Adaptive developmental plasticity, in which changing environmental conditions modulate morphogenesis, can help organisms survive harsh conditions. Common examples include the protection of shoot apical meristems by transient arrest and sequestration into bud-like structures in wintering evergreens (e.g. Ruttink et al., 2007), embryonic diapause in mammals, and dormancy of seeds containing fully developed embryos.
Date palm (Phoenix dactylifera L.) is one of the few fruit tree species capable of surviving in desert environments, and as such, date palms are essential for desert agricultural production. In a new study, Xiao and colleagues (2019) investigated several mechanisms that allow date palms to survive the extreme and highly variable temperatures and drought conditions of the desert.
Germination of many seed plants involves the emergence of distinct root and then shoot structures (cotyledons or leaves). By contrast, date palms undergo a germination mode referred to as remote tubular germination that involves the initial emergence of a root-like structure termed the cotyledonary petiole (CP). Subsequently, the CP elongates and thickens, and at later stages of germination the primary leaf emerges from an opening in the CP. The distal CP tip further elongates to form the main root.
Xiao et al. found that the embryo within the CP tip during the first few weeks post-germination showed high anatomical similarity to the embryo found in pre-germinated seeds, suggesting a state of paused embryonic development during early germination (see Figure). This pause was supported by low rates of cell division, monitored by ethynyl deoxyuridine (EdU) incorporation into DNA, low expression of developmental genes and increase of hormones involved in dormancy.
In later stages of the germination process, embryo development continues. Within the CP, the apical pole of the developing seedling shows shoot apical meristem like features, while the external distal tip of the CP develops root-like features such as accumulation of starch granules, and genes marking the differentiated columella layers. The paused embryonic development, followed by protected organogenesis within the CP, suggests that date palms have evolved a developmental program that aims to provide maximum protection to the future seedlings from the desert environment.
Post-germination, date palms develop an intricate root system consisting of vertically growing main and anchor roots, secondary lateral roots, and agravitropic pneumatophores. Main roots showed a complex differential accumulation of suberin and lignin which may prevent water loss and balance ion fluxes. Root transcriptomic data revealed high expression aquaporins, facilitators of water uptake, as well as genes involved in bacterial responses in roots, the latter of which reflects a role for root bacterial communities in adaptation to stress conditions. Finally, pneumatophores were shown to have differential root thickness along the proximal-distal axis, arising from both difference in cell sizes and numbers. Although the function of pneumatophores remains unclear, the authors propose a role in increasing water uptake.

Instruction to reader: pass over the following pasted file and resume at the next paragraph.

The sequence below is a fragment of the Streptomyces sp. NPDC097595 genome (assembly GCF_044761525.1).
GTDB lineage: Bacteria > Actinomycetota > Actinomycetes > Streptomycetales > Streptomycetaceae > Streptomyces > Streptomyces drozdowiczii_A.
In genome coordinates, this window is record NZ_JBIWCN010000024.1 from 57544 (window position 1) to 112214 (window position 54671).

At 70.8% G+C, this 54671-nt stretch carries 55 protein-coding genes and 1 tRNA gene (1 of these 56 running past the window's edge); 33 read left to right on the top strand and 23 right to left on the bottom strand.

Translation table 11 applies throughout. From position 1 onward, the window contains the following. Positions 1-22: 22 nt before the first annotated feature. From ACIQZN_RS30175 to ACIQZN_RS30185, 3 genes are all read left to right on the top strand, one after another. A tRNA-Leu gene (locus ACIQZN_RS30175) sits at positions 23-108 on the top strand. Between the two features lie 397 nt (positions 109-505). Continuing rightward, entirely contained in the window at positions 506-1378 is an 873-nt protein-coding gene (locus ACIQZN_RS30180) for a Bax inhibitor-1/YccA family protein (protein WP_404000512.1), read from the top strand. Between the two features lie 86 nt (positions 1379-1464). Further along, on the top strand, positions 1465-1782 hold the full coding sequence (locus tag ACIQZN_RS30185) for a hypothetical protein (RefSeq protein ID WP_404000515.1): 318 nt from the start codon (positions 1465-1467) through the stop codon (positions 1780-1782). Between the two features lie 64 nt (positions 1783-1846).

Together, these data support multiple adaptive strategies used by date palms to survive harsh desert environments, including pausing of embryonic development, protection of meristematic tissues during early organogenesis, and establishment of specialized root systems.
Ruttink T, Arend M, Morreel K, Storme V, Rombauts S, Fromm J., Bhalerao RP, Boerjan W, and Rohde A (2007). A molecular timetable for apical bud formation and dormancy induction in poplar. Plant Cell 19: 2370-2390.
Xiao TT, Aragón Raygoza A, Caballero Pérez J, Kirschner G, Deng Y, Atkinson B, Sturrock C, Lube, V, Wang JY, Lubineau G, al Babili S, Cruz Ramírez A, Bennett M and Blilou I. (2019). Emergent protective organogenesis in date palms: A morpho-devo-dynamic adaptive strategy during early development. Plant Cell https://doi.org/10.1105/tpc.19.00008.
Germination in date palms. Germination begins with the emergence of a root-like structure termed the cotyledonary petiole (CP; left panel). Xiao et al. reveal that in date palm, the embryo pauses development at this stage (middle panel; monitored by confocal microscopy and EdU staining of dividing cells [green]). At later stages, this developmental pause is lifted and organogenesis continue within the CP, ultimately resulting in emergence of leaves (right panel). This mode of remote germination likely helps date palms survive in harsh desert environments. (Figure courtesy of T.T. Xiao, V. Lube, and I. Blilou.)